Dear Farah,
I understand that it can be confusing at first to solve all these different problems, using slightly different functions/commands. As Udo Krause suggested you could use Reduce for this second problem. You can also use Solve:
Solve[Sin[x]^2 - Cos[x]^2 == 1, x]
This gives the result in radian, but it can be easily converted to Degree using another command in the Wolfram Language:
Needs["Units`"]
Solve[Sin[x]^2 - Cos[x]^2 == 1, x]
Convert[Evaluate[x /. %[[1]]], Degree]
It might look a bit intimidating at first, but it is actually quite simple. These commands build up, i.e. you nest them and the expressions become larger and to the untrained eye difficult to decipher.
You ask whether you should rather use learn the Wolfram Language. I personally would strongly suggest to learn it. It is much more flexible than just using WolframAlpha, which is of course a powerful tool, too. If you learn the Wolfram Language you will soon be able to "ask" complicated questions and you will have a fantastic tool to support your learning of Mathematics. I don't think that knowing how to use Mathematica can substitute learning and understanding mathematics, but it certainly can support your learning a great deal. You can check results of problems you solved or sometimes even get step-by-step solutions. But you can do so much more. Very often when you learn mathematics the problems in textbooks are rather dull and it feels like a chore to have to solve them. Often that is because the really interesting problems are much too complicated to solve with paper and pencil - some very advanced mathematicians might be able to do that at least partially, but at School or even as an Undergraduate student at University you might not be able to do it. Mathematica is what you need to extend what you have learnt at School to really interesting problems. If you learn the Wolfram Language you might actually find that, after a little training, you can solve your maths problems, but also that maths can be fun. You can get a much deeper understanding of what is going on if you use mathematica to "figure stuff out". For example your first question, treats an identity to "split" a sine function into a sum of products of sine and cosine functions. Have a look at this demonstration project:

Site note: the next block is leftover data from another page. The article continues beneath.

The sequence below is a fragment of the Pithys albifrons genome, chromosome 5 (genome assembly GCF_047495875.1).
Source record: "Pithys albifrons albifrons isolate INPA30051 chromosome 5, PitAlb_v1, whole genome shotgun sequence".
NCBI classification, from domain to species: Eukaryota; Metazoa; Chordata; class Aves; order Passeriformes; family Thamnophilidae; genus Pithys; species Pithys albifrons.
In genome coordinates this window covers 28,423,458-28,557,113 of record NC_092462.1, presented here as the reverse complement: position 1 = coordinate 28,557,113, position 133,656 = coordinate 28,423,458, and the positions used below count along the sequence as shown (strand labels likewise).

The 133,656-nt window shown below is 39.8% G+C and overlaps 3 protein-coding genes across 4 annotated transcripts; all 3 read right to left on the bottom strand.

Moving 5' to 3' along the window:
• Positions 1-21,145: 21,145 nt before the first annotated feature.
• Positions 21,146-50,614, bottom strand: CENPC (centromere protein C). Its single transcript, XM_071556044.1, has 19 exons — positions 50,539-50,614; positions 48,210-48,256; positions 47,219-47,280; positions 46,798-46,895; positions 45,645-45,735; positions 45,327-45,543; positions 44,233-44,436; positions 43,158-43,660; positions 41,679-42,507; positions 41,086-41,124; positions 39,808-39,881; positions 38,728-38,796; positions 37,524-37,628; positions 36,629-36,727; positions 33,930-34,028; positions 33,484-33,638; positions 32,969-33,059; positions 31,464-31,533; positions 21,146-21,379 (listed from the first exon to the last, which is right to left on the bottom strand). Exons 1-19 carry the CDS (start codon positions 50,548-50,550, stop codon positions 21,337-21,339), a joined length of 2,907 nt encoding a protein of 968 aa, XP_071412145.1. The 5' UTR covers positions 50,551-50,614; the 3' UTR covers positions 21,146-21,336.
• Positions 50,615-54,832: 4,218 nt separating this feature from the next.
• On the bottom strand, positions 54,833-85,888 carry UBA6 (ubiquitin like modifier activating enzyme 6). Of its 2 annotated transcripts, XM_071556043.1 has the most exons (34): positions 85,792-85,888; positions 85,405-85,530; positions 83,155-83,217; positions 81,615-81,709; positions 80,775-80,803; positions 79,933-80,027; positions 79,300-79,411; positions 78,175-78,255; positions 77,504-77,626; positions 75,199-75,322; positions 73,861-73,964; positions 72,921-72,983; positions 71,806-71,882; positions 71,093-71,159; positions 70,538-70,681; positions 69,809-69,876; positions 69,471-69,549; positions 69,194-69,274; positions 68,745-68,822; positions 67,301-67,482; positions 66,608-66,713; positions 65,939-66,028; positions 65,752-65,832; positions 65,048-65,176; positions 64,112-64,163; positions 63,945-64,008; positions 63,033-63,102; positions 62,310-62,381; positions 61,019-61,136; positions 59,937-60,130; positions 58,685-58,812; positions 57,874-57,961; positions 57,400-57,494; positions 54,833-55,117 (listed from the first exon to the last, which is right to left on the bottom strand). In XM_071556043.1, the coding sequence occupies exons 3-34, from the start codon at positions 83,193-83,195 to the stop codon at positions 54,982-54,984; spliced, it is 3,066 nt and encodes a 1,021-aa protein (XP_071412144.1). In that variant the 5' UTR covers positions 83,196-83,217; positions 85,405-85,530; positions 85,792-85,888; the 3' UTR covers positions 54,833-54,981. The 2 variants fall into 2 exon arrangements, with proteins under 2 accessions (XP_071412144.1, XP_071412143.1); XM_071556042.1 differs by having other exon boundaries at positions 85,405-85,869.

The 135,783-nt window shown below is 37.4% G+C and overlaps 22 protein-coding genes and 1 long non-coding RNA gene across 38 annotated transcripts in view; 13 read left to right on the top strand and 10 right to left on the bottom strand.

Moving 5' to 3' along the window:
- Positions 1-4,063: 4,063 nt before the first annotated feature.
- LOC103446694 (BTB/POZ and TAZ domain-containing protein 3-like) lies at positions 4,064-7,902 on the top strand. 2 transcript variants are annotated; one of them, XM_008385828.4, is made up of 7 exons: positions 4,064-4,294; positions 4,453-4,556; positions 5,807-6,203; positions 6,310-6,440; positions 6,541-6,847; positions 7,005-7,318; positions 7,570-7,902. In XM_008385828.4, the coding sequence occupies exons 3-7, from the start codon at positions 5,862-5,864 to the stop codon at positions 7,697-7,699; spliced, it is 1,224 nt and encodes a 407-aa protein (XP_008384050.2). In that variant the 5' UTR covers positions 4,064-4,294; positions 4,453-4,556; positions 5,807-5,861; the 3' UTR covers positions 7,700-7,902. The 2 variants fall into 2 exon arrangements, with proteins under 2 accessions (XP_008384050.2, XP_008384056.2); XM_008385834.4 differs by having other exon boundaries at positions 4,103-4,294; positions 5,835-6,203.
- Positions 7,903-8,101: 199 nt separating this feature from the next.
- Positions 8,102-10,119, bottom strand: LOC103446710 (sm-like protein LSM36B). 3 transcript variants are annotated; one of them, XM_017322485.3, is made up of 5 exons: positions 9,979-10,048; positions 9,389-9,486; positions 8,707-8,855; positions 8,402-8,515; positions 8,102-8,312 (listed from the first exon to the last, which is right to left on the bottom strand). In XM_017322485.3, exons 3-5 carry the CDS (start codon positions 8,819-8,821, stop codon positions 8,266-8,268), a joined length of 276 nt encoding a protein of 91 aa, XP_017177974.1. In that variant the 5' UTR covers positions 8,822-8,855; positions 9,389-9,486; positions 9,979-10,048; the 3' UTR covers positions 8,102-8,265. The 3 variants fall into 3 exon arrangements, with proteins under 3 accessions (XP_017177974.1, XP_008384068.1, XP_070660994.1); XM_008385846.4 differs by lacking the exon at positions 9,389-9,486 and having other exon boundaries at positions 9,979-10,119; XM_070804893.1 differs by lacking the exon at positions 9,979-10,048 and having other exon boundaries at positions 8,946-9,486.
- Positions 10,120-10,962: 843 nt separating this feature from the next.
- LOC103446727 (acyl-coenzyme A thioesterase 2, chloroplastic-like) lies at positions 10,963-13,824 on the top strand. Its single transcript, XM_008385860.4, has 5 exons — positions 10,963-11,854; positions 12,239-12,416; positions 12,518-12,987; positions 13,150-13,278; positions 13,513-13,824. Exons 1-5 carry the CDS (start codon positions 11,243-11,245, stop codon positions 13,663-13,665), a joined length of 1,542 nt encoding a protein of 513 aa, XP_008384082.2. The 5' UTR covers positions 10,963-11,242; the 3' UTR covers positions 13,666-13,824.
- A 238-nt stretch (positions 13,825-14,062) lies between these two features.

http://demonstrations.wolfram.com/AdditionFormulaForSine/
The key output looks like this:
By just rearranging the coloured triangles you can actually see why the result that Mathematica gives is true. Actually, if you understand that figure you can easily write down the mathematical proof, why this is true.
It is definitely worthwhile to learn Mathematica. You will still have to learn the maths, but it will be more fun.
Cheers,
Marco
PS: Here you can find some other examples of what Mathematica can do with trigonometric identities.